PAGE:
You are here
Focuses on the Hungarian Writers’ Union from 1953-59.
Covers variety of movements, but three chapters on problems of gay/lesbian groups in Hungary, Poland and the eastern part of Germany.
(Published in New York by Random House as The Magic Lantern).
(The 1918 edition, which includes references to the unarmed campaign for independence in Finland, is now online.)
This brief book – originally a series of articles – was influential in Ireland and translated into a number of Indian languages, and was almost certainly read by Gandhi. Whilst the historical accuracy is questionable, Griffith’s account was important in conveying the idea of nonviolent resistance. Csapody, Tamas and Thomas Weber, ‘Hungarian Nonviolent Resistance against Austria and its Place in the History of Nonviolence’, Peace and Change, vol. 32 no. 4 (2007), pp. 499-519, analyses the influence of Griffith’s interpretation.
Examines the 1956 Revolution primarily from standpoint of role of the workers, with emphasis on the workers’ councils, pp. 124-87.
Youthful personal impressions combined with later historical research on Poland, Czechoslovakia, Hungary and Slovenia. Especially strong on the playful resistance of groups such as the Orange Alternative in Wroclaw.
Eyewitness account by the police chief of Budapest in 1956, who refused to obey Soviet orders to quell the uprising and was later sentenced to life imprisonment, but released in 1963 in an amnesty granted by Khrushchev.
Excerpt from his book Hungary 1956, London, Alison and Busby, 1976, pp. 222, which provides a chronology, background to the 1956 uprising and an account of the events of October/November.
Includes reflections by leading participants in revolutions from Hungary, Poland, East Germany and Czechoslovakia, a journalist’s view of ‘Why Romania could not avoid bloodshed’, and an essay by J.K. Galbraith on dangers of the triumph of a simplistic economic ideology, and a comparative chronology of 1988-1990.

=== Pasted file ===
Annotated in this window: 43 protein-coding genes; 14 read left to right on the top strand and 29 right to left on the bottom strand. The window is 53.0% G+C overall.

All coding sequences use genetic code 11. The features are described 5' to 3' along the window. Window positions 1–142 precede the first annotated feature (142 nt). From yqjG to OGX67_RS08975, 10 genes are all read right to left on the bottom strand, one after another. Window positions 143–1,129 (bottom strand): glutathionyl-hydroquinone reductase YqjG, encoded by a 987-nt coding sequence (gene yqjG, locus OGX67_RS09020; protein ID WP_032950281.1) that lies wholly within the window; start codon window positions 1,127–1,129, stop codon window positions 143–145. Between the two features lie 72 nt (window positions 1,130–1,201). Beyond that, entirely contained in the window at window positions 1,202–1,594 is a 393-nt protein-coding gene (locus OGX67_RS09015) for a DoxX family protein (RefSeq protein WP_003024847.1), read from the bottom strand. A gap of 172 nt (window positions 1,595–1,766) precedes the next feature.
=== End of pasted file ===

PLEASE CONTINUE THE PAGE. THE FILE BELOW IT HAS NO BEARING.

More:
Chapter 10 ‘Nonviolent Revolutions’ compares Czechoslovakia and East Germany
The article discusses the high levels of harassment endured by women in South-East and Eastern Europe, revealed in a 2019 OSCE survey, and the difficulty of speaking out. It gives the example Marija Lukic, who accused the former president of a municipality in Serbia and was insulted by 50 of his supporters when she went to court. The author also comments very briefly on short but ultimately unsuccessful social media MeToo campaigns in Poland and Romania and suggests that in Hungary the response has been confined to 'liberal and cultural circles'. She records that the Council of Europe's 2011 Istanbul Convention on preventing violence against women was ratified by Serbia in November 2017 and Croatia in 2018, but has not been ratified by the Czech Republic, Hungary, Bulgaria, Slovakia, Moldova, Ukraine or Russia.
Account by Reformed Church minister who resisted oppression of the Hungarian minority, and whose defiance sparked the December 1989 nonviolent protests in Timisoara.
Chapter 4, pp. 167-209, covers opposition and dissent from 1962 into the 1980s.
Detailed scholarly study of Hungary from the Communist takeover to 1956, and with a final section on the period of 1957-61 when the Kadar regime established control.
The disintegration of the Soviet bloc led to different kinds of peaceful transformation in Central Eastern Europe at the end of the 1980s. In spite of many differences, common tendencies became apparent. Leading experts elaborate on similarities and differences in the GDR, Poland, Hungary and Czechoslovakia.
A Guide to Civil Resistance
The online version of Vol. 1 of the bibliography was made possible due to the generous support of the International Center on Nonviolent Conflict (ICNC). ICNC is an independent, non-profit educational foundation that develops and encourages the study and use of civilian-based, nonmilitary strategies aimed at establishing and defending human rights, democratic self-rule and justice worldwide.
For more information about ICNC, please see their website.
The online version of Vol. 2 of the bibliography was made possible due to the generous support of The Network for Social Change. The Network for Social Change is a group of individuals providing funding for progressive social change, particularly in the areas of justice, peace and the environment.
For more information about The Network for Social Change, please visit their website.